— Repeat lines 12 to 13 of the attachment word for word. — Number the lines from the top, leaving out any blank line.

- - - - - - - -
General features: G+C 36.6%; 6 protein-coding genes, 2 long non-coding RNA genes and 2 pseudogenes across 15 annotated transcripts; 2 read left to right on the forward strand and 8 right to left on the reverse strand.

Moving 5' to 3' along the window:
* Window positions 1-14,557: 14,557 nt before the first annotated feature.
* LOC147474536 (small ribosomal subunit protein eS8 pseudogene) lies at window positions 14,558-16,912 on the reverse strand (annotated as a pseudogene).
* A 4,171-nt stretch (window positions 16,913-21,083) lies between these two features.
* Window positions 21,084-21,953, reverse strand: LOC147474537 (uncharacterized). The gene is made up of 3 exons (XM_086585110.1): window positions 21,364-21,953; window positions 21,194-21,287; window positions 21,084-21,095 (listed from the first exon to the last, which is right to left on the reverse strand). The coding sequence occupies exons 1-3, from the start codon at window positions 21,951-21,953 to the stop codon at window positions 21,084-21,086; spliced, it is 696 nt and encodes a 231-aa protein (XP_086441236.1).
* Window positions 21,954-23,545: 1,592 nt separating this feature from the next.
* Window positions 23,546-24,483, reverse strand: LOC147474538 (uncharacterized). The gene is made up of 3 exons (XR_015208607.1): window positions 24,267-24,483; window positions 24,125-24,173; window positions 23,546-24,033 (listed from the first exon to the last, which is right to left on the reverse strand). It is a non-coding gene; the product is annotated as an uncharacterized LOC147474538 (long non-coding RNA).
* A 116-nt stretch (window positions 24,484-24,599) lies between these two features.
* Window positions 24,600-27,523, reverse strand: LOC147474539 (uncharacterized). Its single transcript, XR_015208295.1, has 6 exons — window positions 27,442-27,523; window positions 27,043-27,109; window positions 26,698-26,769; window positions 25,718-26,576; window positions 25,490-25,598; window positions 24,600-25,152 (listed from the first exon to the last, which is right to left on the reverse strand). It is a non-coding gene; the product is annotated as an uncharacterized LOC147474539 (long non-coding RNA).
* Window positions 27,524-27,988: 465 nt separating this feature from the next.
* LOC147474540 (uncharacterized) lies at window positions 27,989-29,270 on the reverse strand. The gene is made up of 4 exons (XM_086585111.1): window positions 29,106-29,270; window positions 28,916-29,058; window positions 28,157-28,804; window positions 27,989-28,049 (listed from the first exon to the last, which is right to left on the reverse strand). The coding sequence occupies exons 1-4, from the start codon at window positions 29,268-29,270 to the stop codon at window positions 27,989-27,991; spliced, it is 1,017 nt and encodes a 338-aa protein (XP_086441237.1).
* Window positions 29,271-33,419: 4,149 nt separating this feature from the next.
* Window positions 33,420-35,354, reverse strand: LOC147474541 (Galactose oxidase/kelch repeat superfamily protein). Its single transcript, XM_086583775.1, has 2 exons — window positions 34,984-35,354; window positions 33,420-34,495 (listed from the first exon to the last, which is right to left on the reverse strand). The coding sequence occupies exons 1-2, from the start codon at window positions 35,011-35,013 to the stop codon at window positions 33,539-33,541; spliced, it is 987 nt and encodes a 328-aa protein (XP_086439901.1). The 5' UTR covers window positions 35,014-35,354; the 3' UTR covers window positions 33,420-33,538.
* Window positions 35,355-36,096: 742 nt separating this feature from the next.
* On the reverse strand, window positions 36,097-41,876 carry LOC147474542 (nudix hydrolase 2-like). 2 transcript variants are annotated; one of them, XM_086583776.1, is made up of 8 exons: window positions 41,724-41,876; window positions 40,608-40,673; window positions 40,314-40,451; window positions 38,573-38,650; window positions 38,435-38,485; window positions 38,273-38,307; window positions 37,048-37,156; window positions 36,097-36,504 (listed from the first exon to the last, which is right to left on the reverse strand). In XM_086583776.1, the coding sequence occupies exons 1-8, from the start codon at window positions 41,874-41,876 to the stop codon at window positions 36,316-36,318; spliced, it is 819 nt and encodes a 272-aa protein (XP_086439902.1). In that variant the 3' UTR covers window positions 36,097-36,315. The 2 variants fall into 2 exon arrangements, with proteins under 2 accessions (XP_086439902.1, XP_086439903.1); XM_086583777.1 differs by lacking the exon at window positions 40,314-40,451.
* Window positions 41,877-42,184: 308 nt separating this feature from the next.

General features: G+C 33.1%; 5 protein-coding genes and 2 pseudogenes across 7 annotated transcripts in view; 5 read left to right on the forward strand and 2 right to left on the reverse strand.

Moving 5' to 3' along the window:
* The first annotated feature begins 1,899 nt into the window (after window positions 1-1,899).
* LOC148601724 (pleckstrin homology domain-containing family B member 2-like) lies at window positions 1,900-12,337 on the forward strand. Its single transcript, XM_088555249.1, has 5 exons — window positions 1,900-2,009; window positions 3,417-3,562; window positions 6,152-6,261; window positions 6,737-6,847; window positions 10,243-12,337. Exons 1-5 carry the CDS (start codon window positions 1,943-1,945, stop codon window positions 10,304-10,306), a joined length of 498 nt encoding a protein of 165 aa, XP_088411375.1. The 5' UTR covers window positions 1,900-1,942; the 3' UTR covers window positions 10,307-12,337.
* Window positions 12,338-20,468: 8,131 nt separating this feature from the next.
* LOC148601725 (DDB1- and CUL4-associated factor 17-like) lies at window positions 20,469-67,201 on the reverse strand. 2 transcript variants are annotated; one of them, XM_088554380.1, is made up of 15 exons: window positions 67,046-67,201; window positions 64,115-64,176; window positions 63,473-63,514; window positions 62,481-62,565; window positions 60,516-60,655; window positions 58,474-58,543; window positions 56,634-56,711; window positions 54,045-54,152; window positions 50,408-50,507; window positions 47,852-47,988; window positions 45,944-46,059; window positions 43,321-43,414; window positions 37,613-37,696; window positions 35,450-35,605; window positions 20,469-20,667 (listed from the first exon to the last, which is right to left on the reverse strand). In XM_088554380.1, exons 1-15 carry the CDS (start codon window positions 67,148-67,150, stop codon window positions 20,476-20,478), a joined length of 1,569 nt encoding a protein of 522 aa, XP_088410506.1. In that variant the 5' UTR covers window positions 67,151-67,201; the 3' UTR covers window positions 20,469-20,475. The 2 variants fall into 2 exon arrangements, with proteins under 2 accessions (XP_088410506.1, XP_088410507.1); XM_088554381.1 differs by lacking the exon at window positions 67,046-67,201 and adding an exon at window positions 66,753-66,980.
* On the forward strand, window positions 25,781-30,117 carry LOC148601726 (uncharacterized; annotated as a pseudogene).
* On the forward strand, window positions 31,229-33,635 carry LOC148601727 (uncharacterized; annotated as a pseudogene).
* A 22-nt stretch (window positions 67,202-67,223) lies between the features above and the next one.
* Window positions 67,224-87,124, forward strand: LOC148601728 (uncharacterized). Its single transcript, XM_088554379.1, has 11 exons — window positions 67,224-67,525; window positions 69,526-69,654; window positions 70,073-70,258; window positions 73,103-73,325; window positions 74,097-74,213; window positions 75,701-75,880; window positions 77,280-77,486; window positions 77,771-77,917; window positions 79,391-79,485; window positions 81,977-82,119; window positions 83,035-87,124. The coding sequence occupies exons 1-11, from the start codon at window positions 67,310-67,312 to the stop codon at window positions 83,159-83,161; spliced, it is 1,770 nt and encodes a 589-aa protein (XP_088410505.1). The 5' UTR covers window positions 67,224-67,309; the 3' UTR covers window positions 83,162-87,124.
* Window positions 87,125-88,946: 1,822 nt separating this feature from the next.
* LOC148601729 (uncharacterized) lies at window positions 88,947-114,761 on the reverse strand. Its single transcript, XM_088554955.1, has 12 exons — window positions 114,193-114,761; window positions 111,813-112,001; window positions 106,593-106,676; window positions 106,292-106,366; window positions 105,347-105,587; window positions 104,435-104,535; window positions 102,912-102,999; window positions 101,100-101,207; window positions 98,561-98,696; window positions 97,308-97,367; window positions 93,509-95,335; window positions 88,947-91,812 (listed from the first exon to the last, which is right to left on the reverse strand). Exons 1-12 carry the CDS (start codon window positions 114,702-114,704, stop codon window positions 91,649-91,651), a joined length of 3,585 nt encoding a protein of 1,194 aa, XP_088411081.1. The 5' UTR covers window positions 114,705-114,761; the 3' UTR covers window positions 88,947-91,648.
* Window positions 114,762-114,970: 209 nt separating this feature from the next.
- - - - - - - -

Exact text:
* LOC147474540 (uncharacterized) lies at window positions 27,989-29,270 on the reverse strand. The gene is made up of 4 exons (XM_086585111.1): window positions 29,106-29,270; window positions 28,916-29,058; window positions 28,157-28,804; window positions 27,989-28,049 (listed from the first exon to the last, which is right to left on the reverse strand). The coding sequence occupies exons 1-4, from the start codon at window positions 29,268-29,270 to the stop codon at window positions 27,989-27,991; spliced, it is 1,017 nt and encodes a 338-aa protein (XP_086441237.1).
* Window positions 29,271-33,419: 4,149 nt separating this feature from the next.